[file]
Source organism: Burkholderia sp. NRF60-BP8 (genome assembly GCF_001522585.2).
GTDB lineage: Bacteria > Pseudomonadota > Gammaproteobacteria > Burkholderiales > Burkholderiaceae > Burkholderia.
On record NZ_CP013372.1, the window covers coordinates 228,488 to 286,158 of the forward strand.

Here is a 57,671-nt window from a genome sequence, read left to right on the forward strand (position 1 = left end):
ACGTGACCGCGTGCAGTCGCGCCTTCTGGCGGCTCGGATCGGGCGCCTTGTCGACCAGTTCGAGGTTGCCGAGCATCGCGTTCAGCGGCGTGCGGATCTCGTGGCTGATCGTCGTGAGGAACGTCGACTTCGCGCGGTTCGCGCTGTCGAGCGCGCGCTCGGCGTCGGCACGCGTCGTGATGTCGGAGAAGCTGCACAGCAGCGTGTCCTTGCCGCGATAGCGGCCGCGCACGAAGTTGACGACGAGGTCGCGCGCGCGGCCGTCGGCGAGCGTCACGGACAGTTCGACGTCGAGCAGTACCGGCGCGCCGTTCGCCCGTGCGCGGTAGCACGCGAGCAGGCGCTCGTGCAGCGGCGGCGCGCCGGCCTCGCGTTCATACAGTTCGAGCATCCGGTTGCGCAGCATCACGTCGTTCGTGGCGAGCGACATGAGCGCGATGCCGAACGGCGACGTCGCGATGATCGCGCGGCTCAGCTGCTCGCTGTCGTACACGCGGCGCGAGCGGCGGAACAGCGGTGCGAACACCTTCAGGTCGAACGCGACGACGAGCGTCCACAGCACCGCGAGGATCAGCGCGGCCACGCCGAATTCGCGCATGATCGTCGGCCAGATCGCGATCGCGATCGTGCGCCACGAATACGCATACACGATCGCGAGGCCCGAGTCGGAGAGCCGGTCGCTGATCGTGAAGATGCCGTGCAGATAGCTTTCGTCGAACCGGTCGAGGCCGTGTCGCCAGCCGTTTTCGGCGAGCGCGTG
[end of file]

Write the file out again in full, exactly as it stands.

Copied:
Source organism: Burkholderia sp. NRF60-BP8 (genome assembly GCF_001522585.2).
GTDB lineage: Bacteria > Pseudomonadota > Gammaproteobacteria > Burkholderiales > Burkholderiaceae > Burkholderia.
On record NZ_CP013372.1, the window covers coordinates 228,488 to 286,158 of the forward strand.

Here is a 57,671-nt window from a genome sequence, read left to right on the forward strand (position 1 = left end):
ACGTGACCGCGTGCAGTCGCGCCTTCTGGCGGCTCGGATCGGGCGCCTTGTCGACCAGTTCGAGGTTGCCGAGCATCGCGTTCAGCGGCGTGCGGATCTCGTGGCTGATCGTCGTGAGGAACGTCGACTTCGCGCGGTTCGCGCTGTCGAGCGCGCGCTCGGCGTCGGCACGCGTCGTGATGTCGGAGAAGCTGCACAGCAGCGTGTCCTTGCCGCGATAGCGGCCGCGCACGAAGTTGACGACGAGGTCGCGCGCGCGGCCGTCGGCGAGCGTCACGGACAGTTCGACGTCGAGCAGTACCGGCGCGCCGTTCGCCCGTGCGCGGTAGCACGCGAGCAGGCGCTCGTGCAGCGGCGGCGCGCCGGCCTCGCGTTCATACAGTTCGAGCATCCGGTTGCGCAGCATCACGTCGTTCGTGGCGAGCGACATGAGCGCGATGCCGAACGGCGACGTCGCGATGATCGCGCGGCTCAGCTGCTCGCTGTCGTACACGCGGCGCGAGCGGCGGAACAGCGGTGCGAACACCTTCAGGTCGAACGCGACGACGAGCGTCCACAGCACCGCGAGGATCAGCGCGGCCACGCCGAATTCGCGCATGATCGTCGGCCAGATCGCGATCGCGATCGTGCGCCACGAATACGCATACACGATCGCGAGGCCCGAGTCGGAGAGCCGGTCGCTGATCGTGAAGATGCCGTGCAGATAGCTTTCGTCGAACCGGTCGAGGCCGTGTCGCCAGCCGTTTTCGGCGAGCGCGTG